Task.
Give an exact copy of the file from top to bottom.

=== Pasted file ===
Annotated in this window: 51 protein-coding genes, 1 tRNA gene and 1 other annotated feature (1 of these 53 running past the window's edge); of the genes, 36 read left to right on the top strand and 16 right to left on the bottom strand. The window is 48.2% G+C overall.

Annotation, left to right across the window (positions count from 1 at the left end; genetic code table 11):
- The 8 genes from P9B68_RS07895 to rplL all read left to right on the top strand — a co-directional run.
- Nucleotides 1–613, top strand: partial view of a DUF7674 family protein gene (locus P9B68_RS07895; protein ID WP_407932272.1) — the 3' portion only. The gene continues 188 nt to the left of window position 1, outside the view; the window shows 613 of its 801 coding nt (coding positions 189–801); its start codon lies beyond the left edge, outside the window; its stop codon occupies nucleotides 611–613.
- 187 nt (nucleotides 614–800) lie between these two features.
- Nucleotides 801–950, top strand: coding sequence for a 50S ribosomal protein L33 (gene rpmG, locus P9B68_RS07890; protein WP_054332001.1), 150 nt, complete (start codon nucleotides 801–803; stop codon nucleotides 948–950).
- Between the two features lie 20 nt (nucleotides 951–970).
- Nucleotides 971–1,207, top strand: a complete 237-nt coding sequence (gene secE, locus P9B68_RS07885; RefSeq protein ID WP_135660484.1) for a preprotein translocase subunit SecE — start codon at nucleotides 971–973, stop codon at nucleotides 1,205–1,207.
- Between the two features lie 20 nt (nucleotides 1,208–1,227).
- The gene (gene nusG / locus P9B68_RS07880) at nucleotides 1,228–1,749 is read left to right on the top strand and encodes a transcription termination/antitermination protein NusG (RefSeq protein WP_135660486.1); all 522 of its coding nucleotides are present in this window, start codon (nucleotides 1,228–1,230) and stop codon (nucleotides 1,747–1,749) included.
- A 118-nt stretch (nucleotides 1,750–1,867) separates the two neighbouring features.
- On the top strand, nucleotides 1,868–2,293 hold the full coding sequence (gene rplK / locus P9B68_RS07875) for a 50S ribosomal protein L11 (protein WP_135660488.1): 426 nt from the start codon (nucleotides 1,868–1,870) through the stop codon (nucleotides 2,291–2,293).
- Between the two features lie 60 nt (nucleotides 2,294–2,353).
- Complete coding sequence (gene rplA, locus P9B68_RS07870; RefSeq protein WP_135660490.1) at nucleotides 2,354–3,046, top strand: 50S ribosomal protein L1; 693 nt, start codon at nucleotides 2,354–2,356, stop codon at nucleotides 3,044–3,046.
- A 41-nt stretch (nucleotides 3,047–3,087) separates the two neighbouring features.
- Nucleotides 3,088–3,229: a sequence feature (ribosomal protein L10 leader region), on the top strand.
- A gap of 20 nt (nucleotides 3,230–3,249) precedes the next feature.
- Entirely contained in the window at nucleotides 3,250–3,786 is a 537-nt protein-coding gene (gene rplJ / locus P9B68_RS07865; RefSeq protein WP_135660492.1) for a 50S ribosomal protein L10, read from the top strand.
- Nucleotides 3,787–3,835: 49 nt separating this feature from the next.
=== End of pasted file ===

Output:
Annotated in this window: 51 protein-coding genes, 1 tRNA gene and 1 other annotated feature (1 of these 53 running past the window's edge); of the genes, 36 read left to right on the top strand and 16 right to left on the bottom strand. The window is 48.2% G+C overall.

Annotation, left to right across the window (positions count from 1 at the left end; genetic code table 11):
- The 8 genes from P9B68_RS07895 to rplL all read left to right on the top strand — a co-directional run.
- Nucleotides 1–613, top strand: partial view of a DUF7674 family protein gene (locus P9B68_RS07895; protein ID WP_407932272.1) — the 3' portion only. The gene continues 188 nt to the left of window position 1, outside the view; the window shows 613 of its 801 coding nt (coding positions 189–801); its start codon lies beyond the left edge, outside the window; its stop codon occupies nucleotides 611–613.
- 187 nt (nucleotides 614–800) lie between these two features.
- Nucleotides 801–950, top strand: coding sequence for a 50S ribosomal protein L33 (gene rpmG, locus P9B68_RS07890; protein WP_054332001.1), 150 nt, complete (start codon nucleotides 801–803; stop codon nucleotides 948–950).
- Between the two features lie 20 nt (nucleotides 951–970).
- Nucleotides 971–1,207, top strand: a complete 237-nt coding sequence (gene secE, locus P9B68_RS07885; RefSeq protein ID WP_135660484.1) for a preprotein translocase subunit SecE — start codon at nucleotides 971–973, stop codon at nucleotides 1,205–1,207.
- Between the two features lie 20 nt (nucleotides 1,208–1,227).
- The gene (gene nusG / locus P9B68_RS07880) at nucleotides 1,228–1,749 is read left to right on the top strand and encodes a transcription termination/antitermination protein NusG (RefSeq protein WP_135660486.1); all 522 of its coding nucleotides are present in this window, start codon (nucleotides 1,228–1,230) and stop codon (nucleotides 1,747–1,749) included.
- A 118-nt stretch (nucleotides 1,750–1,867) separates the two neighbouring features.
- On the top strand, nucleotides 1,868–2,293 hold the full coding sequence (gene rplK / locus P9B68_RS07875) for a 50S ribosomal protein L11 (protein WP_135660488.1): 426 nt from the start codon (nucleotides 1,868–1,870) through the stop codon (nucleotides 2,291–2,293).
- Between the two features lie 60 nt (nucleotides 2,294–2,353).
- Complete coding sequence (gene rplA, locus P9B68_RS07870; RefSeq protein WP_135660490.1) at nucleotides 2,354–3,046, top strand: 50S ribosomal protein L1; 693 nt, start codon at nucleotides 2,354–2,356, stop codon at nucleotides 3,044–3,046.
- A 41-nt stretch (nucleotides 3,047–3,087) separates the two neighbouring features.
- Nucleotides 3,088–3,229: a sequence feature (ribosomal protein L10 leader region), on the top strand.
- A gap of 20 nt (nucleotides 3,230–3,249) precedes the next feature.
- Entirely contained in the window at nucleotides 3,250–3,786 is a 537-nt protein-coding gene (gene rplJ / locus P9B68_RS07865; RefSeq protein WP_135660492.1) for a 50S ribosomal protein L10, read from the top strand.
- Nucleotides 3,787–3,835: 49 nt separating this feature from the next.